CVD Surface Treatments for Inhibition of Carbon Fouling of Steel Components

Coke formation is reduced by SilcoKlean®1000 by preventing the exposed metal surfaces from catalyzing fuel into carbon filaments. Compared to untreated 316 stainless steel surface, it is found that carbon coking or fouling is reduced by 8-fold using SilcoKlean 1000 (Figure 1).

SilcoKlean 1000 treatment reduces coking up to 8-fold. (Data courtesy of The Pennsylvania State University.)

Figure 1. SilcoKlean 1000 treatment reduces coking up to 8-fold. (Data courtesy of The Pennsylvania State University.)

SilcoKlean®1000 surface treatment reduces coke formation 8-fold

In addition to preventing the buildup of filamentous coke, a SilcoKlean 1000 treated surface makes the removal of other forms of coke binding to a heated surface simple. A number of studies have demonstrated the removal of carbon deposits from a SilcoKlean 1000 treated surface by sonicating it in common solvents. This simplifies the maintenance processes and extends the maintenance cycles.

SilcoKlean 1000 treatment

SilcoKlean 1000 increases the maintenance cycles for engines, and at the same time, sustains high temperature capability, leak-free conditions, and high dimensional tolerances, making it an appropriate treatment for:

  • valves
  • heat exchangers
  • fuel injection nozzles
  • EGR systems
  • turbine shafts
  • pistons
  • jet engine nozzles
  • oil and fuel lines

Carbon deposits

The accumulation of carbon-based deposits on combustion process systems or components, known as carbon coking or fouling, is a significant contributor to high maintenance costs (Figure 2). Shortened maintenance cycles, engine failures, and unplanned repairs are caused by coking. For example, manufacturers of diesel engines have proved that coking on pistons leads to expensive rebuilds and shortened engine life. Personnel in charge of aircraft maintenance are currently discovering significant coking in nozzles, oil lines, and fuel lines.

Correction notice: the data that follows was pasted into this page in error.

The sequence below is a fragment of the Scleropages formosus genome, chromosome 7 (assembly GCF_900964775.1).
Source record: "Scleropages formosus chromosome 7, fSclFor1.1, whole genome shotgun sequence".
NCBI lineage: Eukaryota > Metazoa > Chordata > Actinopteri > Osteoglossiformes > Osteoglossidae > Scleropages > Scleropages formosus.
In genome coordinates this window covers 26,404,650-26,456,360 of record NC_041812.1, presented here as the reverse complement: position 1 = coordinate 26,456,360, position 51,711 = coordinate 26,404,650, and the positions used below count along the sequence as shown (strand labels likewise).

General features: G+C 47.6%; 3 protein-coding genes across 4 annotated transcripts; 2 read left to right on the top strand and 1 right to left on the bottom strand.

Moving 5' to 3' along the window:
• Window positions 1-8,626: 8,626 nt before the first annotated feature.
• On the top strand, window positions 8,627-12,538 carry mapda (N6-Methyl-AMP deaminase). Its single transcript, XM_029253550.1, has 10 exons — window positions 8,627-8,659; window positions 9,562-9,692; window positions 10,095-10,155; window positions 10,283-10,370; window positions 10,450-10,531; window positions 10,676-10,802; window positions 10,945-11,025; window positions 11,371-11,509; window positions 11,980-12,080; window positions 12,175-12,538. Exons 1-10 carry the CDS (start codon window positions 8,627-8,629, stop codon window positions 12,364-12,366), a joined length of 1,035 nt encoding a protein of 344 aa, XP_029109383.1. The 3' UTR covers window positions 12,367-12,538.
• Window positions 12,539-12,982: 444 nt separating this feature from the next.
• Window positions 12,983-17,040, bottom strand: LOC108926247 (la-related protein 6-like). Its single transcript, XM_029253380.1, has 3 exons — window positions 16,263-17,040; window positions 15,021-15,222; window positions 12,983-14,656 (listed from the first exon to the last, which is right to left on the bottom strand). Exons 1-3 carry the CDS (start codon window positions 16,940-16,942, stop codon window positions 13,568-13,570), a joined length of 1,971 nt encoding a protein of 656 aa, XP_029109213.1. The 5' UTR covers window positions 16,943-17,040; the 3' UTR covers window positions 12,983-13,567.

Carbon deposit from JP-8 fuel on various types of tubing (500°C, 500psi, 1cc/min. flow rate). (Data courtesy of The Pennsylvania State University)

Carbon deposit from JP-8 fuel on various types of tubing (500°C, 500psi, 1cc/min. flow rate). (Data courtesy of The Pennsylvania State University)

Figure 2. Carbon deposit from JP-8 fuel on various types of tubing (500°C, 500psi, 1cc/min. flow rate). (Data courtesy of The Pennsylvania State University)

According to various studies, the exposure of oils and fuels to temperature over 200°C leads to coking and there is a considerable increase in the rate of coking at temperatures over 400°C. High temperature exposure occurs due to lack of coolant flow to take away the excess amount of heat when the process or engine is shut down.

SilcoKlean 1000 treatment for components susceptible to coking

SilcoKlean 1000, a chemical vapor-deposited (CVD) layer, helps to reduce coking of specialty alloys, stainless steel, and steel. A flexible, amorphous silicon layer is formed by a novel, non-line-of-sight CVD process. This layer can be applied to even the most intricate surface by diffusing into the metal lattice without compromising the tight dimensional tolerances. SilcoKlean 1000 layer flexes with the metal surface, and creates leak-free seals even at extreme temperatures.

Conslusion

Test data highlight that catalytic coking can be reduced 8-fold with SilcoKlean 1000 treatment. Extending the maintenance cycles without considerable re-engineering is possible with the application of the SilcoKlean 1000 treatment on existing components.

Download the brochure for more about SilcoKlean® coatings from SilcoTek.

This information has been sourced, reviewed and adapted from materials provided by SilcoTek.

For more information on this source, please visit SilcoTek.

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